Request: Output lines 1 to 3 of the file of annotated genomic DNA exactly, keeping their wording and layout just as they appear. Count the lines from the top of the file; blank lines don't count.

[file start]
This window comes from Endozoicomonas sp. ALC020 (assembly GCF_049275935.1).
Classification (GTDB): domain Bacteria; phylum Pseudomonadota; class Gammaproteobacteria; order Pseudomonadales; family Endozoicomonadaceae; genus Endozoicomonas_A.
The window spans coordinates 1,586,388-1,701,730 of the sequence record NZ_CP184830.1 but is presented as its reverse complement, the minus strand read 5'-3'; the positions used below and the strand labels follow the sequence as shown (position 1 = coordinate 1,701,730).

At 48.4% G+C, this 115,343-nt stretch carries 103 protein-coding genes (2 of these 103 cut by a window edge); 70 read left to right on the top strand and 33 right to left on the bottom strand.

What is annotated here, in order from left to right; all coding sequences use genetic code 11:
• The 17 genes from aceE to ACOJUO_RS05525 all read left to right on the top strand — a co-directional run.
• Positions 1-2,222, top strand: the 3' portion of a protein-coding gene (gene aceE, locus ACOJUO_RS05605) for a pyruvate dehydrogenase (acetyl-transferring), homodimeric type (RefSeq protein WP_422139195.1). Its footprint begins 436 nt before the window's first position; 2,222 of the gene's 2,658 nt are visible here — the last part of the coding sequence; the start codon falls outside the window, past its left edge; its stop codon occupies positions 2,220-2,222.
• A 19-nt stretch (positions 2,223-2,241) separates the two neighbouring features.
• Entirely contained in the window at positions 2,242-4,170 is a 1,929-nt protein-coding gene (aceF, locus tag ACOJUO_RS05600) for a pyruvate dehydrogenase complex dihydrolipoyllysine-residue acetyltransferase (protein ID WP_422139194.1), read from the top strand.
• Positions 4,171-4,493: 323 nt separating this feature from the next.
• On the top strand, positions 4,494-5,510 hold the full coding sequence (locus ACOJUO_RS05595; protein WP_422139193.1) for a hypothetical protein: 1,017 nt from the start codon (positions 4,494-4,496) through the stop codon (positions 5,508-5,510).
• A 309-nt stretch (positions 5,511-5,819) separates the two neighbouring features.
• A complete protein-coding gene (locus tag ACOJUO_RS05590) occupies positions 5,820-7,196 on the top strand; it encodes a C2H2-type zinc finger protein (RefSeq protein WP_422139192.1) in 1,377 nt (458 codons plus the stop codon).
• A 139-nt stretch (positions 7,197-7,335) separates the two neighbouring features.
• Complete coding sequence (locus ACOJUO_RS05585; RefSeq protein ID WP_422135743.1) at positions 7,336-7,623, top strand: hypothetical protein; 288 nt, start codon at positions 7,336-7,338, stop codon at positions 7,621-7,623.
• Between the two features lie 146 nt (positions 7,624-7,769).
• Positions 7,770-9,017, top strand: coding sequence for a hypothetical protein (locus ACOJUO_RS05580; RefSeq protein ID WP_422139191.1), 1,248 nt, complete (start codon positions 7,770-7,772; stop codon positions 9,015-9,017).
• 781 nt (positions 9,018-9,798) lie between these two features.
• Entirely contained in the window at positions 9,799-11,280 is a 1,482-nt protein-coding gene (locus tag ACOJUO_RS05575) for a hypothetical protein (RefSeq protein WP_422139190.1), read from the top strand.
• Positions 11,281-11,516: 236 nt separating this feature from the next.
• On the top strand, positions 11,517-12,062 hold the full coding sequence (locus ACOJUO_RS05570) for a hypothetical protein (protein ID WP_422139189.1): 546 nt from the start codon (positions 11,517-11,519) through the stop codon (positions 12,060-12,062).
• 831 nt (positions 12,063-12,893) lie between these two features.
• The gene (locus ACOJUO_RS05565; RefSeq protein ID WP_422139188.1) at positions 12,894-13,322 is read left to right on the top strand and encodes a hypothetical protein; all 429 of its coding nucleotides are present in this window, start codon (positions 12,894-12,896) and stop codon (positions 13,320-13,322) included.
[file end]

This window comes from Endozoicomonas sp. ALC020 (assembly GCF_049275935.1).
Classification (GTDB): domain Bacteria; phylum Pseudomonadota; class Gammaproteobacteria; order Pseudomonadales; family Endozoicomonadaceae; genus Endozoicomonas_A.
The window spans coordinates 1,586,388-1,701,730 of the sequence record NZ_CP184830.1 but is presented as its reverse complement, the minus strand read 5'-3'; the positions used below and the strand labels follow the sequence as shown (position 1 = coordinate 1,701,730).